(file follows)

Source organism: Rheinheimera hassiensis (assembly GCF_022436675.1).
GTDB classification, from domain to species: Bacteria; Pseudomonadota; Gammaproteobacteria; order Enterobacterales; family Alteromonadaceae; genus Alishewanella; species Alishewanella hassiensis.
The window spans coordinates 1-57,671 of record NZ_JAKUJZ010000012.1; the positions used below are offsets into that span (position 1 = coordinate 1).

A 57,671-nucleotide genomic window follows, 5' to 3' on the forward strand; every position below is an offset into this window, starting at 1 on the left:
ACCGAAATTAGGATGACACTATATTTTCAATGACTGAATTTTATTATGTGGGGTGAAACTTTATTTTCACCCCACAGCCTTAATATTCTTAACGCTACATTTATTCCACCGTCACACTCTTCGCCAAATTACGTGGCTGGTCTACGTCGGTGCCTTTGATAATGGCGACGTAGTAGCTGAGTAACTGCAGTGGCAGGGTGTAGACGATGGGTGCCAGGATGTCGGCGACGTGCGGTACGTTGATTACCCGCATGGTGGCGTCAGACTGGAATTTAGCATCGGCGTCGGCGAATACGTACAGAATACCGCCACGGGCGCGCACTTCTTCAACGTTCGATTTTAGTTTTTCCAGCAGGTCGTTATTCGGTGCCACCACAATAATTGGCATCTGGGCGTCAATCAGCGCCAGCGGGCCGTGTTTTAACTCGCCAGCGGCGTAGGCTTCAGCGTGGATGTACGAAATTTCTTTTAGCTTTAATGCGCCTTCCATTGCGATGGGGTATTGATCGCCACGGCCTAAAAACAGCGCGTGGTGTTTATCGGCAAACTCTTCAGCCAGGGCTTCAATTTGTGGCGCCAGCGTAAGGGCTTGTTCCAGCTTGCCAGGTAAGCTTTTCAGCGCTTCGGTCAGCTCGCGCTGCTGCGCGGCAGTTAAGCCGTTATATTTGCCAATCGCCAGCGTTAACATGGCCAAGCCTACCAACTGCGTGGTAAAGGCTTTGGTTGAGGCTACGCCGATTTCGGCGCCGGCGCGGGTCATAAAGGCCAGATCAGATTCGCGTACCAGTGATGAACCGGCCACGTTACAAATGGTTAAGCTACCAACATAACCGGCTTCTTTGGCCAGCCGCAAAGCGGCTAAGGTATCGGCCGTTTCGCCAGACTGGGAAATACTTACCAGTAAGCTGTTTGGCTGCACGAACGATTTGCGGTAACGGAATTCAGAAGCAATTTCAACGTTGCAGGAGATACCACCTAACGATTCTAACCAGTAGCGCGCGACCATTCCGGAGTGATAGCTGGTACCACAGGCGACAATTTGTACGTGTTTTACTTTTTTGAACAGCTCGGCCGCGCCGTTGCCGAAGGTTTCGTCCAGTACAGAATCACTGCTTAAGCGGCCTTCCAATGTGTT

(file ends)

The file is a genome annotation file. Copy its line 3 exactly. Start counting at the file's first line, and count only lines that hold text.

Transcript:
The window spans coordinates 1-57,671 of record NZ_JAKUJZ010000012.1; the positions used below are offsets into that span (position 1 = coordinate 1).